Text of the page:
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With such a strong history of summer camps across the United States, we are lucky enough to have hundreds of camps where kids can trade in their iPhones for nature, take a break from the stress of school, and gain an incredible amount of independence. Yet with so many camps to choose from, how do you even begin to narrow down your options? Here are some tips that will give your child lifelong friends and memories. How many weeks? Early on in your search, you will need to determine what length of stay is right for your child. There are many week-long camps that provide outstanding introductory experiences that allow kids to become comfortable with being away from home in the camp environment. By the age of 9 or 10, however, many kids are ready for an experience that will challenge them and provide growth opportunities by being away from home for an even longer time (4, 7, or 8 weeks). Believe it or not, it’s often harder for parents to part ways for this long, whereas kids are so busy at camp having fun, being active, and making new friends that the time flies by. The personal growth that is achieved at longer overnight camps is unparalleled – by living and playing day in and day out within a close-knit community, your child will grow in their independence and self-confidence through their achievements at camp and the relationships they will build.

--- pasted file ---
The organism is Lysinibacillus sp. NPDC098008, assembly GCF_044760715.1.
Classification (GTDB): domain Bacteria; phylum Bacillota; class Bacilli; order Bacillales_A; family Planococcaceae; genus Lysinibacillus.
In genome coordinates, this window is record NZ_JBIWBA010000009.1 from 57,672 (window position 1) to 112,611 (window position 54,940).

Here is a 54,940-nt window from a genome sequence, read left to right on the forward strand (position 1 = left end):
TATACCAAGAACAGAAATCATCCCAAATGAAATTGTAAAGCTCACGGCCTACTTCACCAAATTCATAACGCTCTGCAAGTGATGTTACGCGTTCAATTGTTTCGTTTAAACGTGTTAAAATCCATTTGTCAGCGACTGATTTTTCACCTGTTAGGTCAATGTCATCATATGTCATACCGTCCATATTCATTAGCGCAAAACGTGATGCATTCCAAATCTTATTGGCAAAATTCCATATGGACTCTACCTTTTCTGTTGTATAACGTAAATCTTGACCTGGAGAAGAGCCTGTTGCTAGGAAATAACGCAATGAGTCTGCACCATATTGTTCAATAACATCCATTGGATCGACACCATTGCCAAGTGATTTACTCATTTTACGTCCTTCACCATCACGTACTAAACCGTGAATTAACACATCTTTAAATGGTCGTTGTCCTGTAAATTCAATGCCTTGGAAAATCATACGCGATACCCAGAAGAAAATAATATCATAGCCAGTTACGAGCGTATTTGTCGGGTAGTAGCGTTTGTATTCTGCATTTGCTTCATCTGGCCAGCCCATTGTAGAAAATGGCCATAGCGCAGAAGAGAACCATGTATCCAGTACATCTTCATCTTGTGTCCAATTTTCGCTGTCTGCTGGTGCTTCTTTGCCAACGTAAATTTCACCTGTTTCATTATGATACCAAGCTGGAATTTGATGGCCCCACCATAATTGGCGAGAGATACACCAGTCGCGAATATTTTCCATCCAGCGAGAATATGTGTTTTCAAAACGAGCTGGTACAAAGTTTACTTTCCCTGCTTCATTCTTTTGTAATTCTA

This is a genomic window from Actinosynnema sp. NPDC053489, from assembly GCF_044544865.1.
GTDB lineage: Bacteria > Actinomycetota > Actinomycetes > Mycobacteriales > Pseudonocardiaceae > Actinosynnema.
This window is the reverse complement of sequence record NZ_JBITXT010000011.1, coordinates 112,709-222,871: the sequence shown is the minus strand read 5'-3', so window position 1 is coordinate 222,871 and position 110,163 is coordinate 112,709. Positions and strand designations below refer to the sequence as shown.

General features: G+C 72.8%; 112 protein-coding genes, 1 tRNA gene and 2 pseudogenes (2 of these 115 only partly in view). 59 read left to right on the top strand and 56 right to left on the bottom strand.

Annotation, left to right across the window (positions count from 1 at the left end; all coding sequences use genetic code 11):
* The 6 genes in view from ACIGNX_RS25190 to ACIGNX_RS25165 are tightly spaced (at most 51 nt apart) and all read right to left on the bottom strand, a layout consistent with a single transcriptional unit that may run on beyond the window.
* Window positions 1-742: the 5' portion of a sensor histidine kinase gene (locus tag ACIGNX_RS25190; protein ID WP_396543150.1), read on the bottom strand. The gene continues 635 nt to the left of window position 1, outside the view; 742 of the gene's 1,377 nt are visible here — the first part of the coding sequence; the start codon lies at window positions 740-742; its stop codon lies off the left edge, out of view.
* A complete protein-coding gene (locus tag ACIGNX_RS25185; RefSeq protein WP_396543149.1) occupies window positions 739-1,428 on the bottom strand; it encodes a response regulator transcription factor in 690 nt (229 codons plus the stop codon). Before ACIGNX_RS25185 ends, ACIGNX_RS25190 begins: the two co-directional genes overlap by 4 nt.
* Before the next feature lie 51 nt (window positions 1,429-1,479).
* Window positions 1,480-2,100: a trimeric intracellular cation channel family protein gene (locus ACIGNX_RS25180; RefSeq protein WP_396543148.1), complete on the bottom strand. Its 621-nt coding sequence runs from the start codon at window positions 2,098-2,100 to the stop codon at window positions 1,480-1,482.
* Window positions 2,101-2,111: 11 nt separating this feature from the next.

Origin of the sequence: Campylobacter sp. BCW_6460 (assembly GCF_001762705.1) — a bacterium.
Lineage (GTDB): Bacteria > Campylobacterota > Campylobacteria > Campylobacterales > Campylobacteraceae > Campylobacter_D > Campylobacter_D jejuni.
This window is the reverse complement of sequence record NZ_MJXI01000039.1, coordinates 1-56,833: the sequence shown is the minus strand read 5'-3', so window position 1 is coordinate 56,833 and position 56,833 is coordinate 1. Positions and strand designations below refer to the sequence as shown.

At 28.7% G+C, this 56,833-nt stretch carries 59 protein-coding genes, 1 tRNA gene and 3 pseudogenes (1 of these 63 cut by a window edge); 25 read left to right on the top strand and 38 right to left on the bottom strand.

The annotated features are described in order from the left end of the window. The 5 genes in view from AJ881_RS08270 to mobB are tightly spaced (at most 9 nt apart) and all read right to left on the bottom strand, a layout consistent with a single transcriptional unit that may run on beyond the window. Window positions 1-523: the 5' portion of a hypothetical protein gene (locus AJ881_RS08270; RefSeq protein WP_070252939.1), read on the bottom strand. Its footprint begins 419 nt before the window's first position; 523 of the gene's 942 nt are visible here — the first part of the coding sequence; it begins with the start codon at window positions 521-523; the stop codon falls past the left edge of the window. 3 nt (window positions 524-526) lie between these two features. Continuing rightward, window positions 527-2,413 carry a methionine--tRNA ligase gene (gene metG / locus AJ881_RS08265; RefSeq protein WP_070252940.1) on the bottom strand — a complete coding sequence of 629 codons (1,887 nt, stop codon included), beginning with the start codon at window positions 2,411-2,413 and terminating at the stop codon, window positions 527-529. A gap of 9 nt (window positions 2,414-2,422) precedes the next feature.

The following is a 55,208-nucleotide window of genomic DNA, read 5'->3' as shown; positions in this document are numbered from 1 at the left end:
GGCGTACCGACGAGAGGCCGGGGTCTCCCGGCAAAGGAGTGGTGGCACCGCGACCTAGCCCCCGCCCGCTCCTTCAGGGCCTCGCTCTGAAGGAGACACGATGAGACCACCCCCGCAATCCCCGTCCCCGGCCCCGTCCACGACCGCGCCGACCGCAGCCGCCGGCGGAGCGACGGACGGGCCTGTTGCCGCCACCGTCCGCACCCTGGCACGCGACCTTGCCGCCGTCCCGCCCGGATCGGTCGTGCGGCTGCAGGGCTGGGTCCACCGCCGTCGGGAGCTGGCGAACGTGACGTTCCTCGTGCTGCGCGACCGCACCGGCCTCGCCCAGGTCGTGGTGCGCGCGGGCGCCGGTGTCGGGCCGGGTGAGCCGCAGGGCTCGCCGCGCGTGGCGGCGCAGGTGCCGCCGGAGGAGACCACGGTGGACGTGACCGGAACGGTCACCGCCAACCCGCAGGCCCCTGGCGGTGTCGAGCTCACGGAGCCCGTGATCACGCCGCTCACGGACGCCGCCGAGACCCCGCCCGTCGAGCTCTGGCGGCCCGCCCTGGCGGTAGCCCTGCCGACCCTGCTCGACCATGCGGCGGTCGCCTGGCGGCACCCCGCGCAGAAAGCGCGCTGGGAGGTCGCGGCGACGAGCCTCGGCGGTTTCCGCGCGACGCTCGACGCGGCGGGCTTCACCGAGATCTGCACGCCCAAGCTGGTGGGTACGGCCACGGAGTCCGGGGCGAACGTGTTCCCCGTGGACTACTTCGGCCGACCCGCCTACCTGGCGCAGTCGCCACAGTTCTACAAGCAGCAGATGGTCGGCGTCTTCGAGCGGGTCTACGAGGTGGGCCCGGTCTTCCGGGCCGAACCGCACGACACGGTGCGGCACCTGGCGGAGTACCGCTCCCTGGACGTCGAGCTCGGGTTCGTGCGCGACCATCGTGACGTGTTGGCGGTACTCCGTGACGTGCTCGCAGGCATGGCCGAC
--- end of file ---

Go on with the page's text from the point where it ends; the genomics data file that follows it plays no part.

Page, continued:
whether it is the northern Midwest that allows kids to canoe through the Boundary Waters and hike across Isle Royale National Park, or the northeast with the beautiful views of the Berkshires, or the West Coast with surfing and sea kayaking – the options are endless. By widening your options to include camps in other areas of the country, you give your child a chance to experience a new region, and also provide them with an opportunity to make friends from all over the country and world. What activities are offered? With the intense

What area of the country? Even as recently as 15 years ago, the geographical locations of camps often provided an obstacle for parents and camps to overcome.  Now with unaccompanied minor programs and close communication between airlines, camps, and parents, distance does not need to be the biggest factor in your decision. Every region of the United States offers unique perks – www.CampNavigator.com Vol. 5, Issue 1

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Campnavigator magazine vol 5 issu 1  
Campnavigator magazine vol 5 issu 1  
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